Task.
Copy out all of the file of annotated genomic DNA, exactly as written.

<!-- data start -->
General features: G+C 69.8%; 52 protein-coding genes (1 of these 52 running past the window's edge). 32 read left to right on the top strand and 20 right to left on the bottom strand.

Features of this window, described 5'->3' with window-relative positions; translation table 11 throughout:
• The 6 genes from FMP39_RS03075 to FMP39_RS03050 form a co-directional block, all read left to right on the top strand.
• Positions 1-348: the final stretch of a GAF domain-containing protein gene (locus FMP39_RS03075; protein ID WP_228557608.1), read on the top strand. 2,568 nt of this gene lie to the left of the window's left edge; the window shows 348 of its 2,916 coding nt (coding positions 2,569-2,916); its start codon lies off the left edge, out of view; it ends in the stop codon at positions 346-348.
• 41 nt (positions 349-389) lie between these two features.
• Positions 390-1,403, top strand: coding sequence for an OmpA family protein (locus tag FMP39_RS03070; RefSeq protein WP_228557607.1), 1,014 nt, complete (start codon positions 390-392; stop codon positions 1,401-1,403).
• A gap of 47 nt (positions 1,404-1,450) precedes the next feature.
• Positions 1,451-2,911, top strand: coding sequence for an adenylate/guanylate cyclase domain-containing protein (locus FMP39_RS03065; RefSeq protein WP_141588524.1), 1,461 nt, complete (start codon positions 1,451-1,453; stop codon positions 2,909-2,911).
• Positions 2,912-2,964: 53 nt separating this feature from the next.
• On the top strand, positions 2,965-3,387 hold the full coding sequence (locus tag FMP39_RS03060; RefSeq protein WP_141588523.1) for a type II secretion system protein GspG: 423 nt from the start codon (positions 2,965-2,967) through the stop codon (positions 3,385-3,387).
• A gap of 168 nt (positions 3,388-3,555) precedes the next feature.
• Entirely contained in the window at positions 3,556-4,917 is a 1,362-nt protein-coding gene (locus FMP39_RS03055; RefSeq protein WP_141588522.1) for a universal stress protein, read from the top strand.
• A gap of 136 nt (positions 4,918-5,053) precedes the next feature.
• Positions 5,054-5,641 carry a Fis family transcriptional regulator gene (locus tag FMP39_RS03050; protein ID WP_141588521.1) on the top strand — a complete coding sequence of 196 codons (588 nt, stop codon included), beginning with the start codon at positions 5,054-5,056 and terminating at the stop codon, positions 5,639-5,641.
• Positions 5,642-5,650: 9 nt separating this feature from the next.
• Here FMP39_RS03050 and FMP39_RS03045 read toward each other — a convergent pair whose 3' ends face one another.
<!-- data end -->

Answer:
General features: G+C 69.8%; 52 protein-coding genes (1 of these 52 running past the window's edge). 32 read left to right on the top strand and 20 right to left on the bottom strand.

Features of this window, described 5'->3' with window-relative positions; translation table 11 throughout:
• The 6 genes from FMP39_RS03075 to FMP39_RS03050 form a co-directional block, all read left to right on the top strand.
• Positions 1-348: the final stretch of a GAF domain-containing protein gene (locus FMP39_RS03075; protein ID WP_228557608.1), read on the top strand. 2,568 nt of this gene lie to the left of the window's left edge; the window shows 348 of its 2,916 coding nt (coding positions 2,569-2,916); its start codon lies off the left edge, out of view; it ends in the stop codon at positions 346-348.
• 41 nt (positions 349-389) lie between these two features.
• Positions 390-1,403, top strand: coding sequence for an OmpA family protein (locus tag FMP39_RS03070; RefSeq protein WP_228557607.1), 1,014 nt, complete (start codon positions 390-392; stop codon positions 1,401-1,403).
• A gap of 47 nt (positions 1,404-1,450) precedes the next feature.
• Positions 1,451-2,911, top strand: coding sequence for an adenylate/guanylate cyclase domain-containing protein (locus FMP39_RS03065; RefSeq protein WP_141588524.1), 1,461 nt, complete (start codon positions 1,451-1,453; stop codon positions 2,909-2,911).
• Positions 2,912-2,964: 53 nt separating this feature from the next.
• On the top strand, positions 2,965-3,387 hold the full coding sequence (locus tag FMP39_RS03060; RefSeq protein WP_141588523.1) for a type II secretion system protein GspG: 423 nt from the start codon (positions 2,965-2,967) through the stop codon (positions 3,385-3,387).
• A gap of 168 nt (positions 3,388-3,555) precedes the next feature.
• Entirely contained in the window at positions 3,556-4,917 is a 1,362-nt protein-coding gene (locus FMP39_RS03055; RefSeq protein WP_141588522.1) for a universal stress protein, read from the top strand.
• A gap of 136 nt (positions 4,918-5,053) precedes the next feature.
• Positions 5,054-5,641 carry a Fis family transcriptional regulator gene (locus tag FMP39_RS03050; protein ID WP_141588521.1) on the top strand — a complete coding sequence of 196 codons (588 nt, stop codon included), beginning with the start codon at positions 5,054-5,056 and terminating at the stop codon, positions 5,639-5,641.
• Positions 5,642-5,650: 9 nt separating this feature from the next.
• Here FMP39_RS03050 and FMP39_RS03045 read toward each other — a convergent pair whose 3' ends face one another.